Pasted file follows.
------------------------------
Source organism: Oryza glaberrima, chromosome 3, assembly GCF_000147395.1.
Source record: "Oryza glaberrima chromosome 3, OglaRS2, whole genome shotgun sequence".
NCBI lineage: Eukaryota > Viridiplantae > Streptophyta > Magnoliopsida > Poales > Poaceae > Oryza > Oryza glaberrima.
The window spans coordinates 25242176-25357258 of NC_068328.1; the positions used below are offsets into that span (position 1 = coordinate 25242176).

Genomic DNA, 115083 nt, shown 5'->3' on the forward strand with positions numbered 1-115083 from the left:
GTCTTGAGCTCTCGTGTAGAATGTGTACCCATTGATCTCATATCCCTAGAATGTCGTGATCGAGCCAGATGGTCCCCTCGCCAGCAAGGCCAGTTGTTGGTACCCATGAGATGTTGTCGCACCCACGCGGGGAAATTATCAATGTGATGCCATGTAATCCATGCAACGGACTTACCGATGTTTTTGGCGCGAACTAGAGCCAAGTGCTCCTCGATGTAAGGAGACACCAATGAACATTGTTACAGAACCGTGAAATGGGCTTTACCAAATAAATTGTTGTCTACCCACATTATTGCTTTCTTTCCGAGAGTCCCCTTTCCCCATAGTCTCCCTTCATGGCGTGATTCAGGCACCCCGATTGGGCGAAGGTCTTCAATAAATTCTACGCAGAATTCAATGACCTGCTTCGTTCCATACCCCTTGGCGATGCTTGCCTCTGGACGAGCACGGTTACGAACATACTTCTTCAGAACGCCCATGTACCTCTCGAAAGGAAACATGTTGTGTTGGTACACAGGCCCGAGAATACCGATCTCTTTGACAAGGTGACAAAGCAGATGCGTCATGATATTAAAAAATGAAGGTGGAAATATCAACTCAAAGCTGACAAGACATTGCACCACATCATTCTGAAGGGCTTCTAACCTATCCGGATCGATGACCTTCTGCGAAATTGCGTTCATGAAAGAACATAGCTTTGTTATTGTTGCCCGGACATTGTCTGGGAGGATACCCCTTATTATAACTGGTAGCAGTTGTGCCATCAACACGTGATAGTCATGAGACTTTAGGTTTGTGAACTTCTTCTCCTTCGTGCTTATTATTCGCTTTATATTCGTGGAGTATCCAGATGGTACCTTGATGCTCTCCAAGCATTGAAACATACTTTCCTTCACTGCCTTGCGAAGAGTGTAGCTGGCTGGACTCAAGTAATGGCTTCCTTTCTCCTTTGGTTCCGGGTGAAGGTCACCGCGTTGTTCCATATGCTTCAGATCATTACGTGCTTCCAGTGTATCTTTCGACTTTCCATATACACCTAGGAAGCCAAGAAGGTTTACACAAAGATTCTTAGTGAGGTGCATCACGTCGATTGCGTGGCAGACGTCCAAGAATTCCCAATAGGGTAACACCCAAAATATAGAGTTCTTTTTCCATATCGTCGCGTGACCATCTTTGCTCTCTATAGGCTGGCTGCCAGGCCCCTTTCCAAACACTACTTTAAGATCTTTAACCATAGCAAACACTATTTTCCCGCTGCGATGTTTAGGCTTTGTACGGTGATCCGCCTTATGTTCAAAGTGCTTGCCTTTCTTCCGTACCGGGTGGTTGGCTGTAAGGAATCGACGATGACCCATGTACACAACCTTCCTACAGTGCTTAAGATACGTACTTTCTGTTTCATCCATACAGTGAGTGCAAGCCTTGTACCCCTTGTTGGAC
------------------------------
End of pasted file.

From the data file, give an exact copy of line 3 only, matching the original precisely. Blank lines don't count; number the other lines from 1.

NCBI lineage: Eukaryota > Viridiplantae > Streptophyta > Magnoliopsida > Poales > Poaceae > Oryza > Oryza glaberrima.